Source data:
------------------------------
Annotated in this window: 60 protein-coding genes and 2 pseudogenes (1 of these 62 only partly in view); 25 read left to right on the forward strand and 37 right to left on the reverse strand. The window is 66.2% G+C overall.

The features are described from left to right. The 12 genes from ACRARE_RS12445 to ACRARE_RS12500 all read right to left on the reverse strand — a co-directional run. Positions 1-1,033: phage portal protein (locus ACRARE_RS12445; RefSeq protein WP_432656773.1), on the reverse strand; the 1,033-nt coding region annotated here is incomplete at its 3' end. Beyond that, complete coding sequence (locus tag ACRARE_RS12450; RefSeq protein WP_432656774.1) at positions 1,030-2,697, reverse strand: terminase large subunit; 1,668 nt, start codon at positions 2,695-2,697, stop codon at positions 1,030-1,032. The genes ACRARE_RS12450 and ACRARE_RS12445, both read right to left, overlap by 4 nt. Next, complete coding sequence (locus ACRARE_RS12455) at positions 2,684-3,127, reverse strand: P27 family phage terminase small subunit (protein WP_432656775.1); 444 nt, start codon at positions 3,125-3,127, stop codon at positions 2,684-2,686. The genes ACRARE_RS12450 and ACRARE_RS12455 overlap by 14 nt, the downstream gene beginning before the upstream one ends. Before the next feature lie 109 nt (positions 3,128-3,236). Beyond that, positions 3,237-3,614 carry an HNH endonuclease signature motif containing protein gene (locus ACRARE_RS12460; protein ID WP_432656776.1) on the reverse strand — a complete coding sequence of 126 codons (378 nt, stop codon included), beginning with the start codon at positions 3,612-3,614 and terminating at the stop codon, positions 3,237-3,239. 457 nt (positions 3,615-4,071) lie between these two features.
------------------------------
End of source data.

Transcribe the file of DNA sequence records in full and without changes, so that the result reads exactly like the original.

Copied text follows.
Annotated in this window: 60 protein-coding genes and 2 pseudogenes (1 of these 62 only partly in view); 25 read left to right on the forward strand and 37 right to left on the reverse strand. The window is 66.2% G+C overall.

The features are described from left to right. The 12 genes from ACRARE_RS12445 to ACRARE_RS12500 all read right to left on the reverse strand — a co-directional run. Positions 1-1,033: phage portal protein (locus ACRARE_RS12445; RefSeq protein WP_432656773.1), on the reverse strand; the 1,033-nt coding region annotated here is incomplete at its 3' end. Beyond that, complete coding sequence (locus tag ACRARE_RS12450; RefSeq protein WP_432656774.1) at positions 1,030-2,697, reverse strand: terminase large subunit; 1,668 nt, start codon at positions 2,695-2,697, stop codon at positions 1,030-1,032. The genes ACRARE_RS12450 and ACRARE_RS12445, both read right to left, overlap by 4 nt. Next, complete coding sequence (locus ACRARE_RS12455) at positions 2,684-3,127, reverse strand: P27 family phage terminase small subunit (protein WP_432656775.1); 444 nt, start codon at positions 3,125-3,127, stop codon at positions 2,684-2,686. The genes ACRARE_RS12450 and ACRARE_RS12455 overlap by 14 nt, the downstream gene beginning before the upstream one ends. Before the next feature lie 109 nt (positions 3,128-3,236). Beyond that, positions 3,237-3,614 carry an HNH endonuclease signature motif containing protein gene (locus ACRARE_RS12460; protein ID WP_432656776.1) on the reverse strand — a complete coding sequence of 126 codons (378 nt, stop codon included), beginning with the start codon at positions 3,612-3,614 and terminating at the stop codon, positions 3,237-3,239. 457 nt (positions 3,615-4,071) lie between these two features.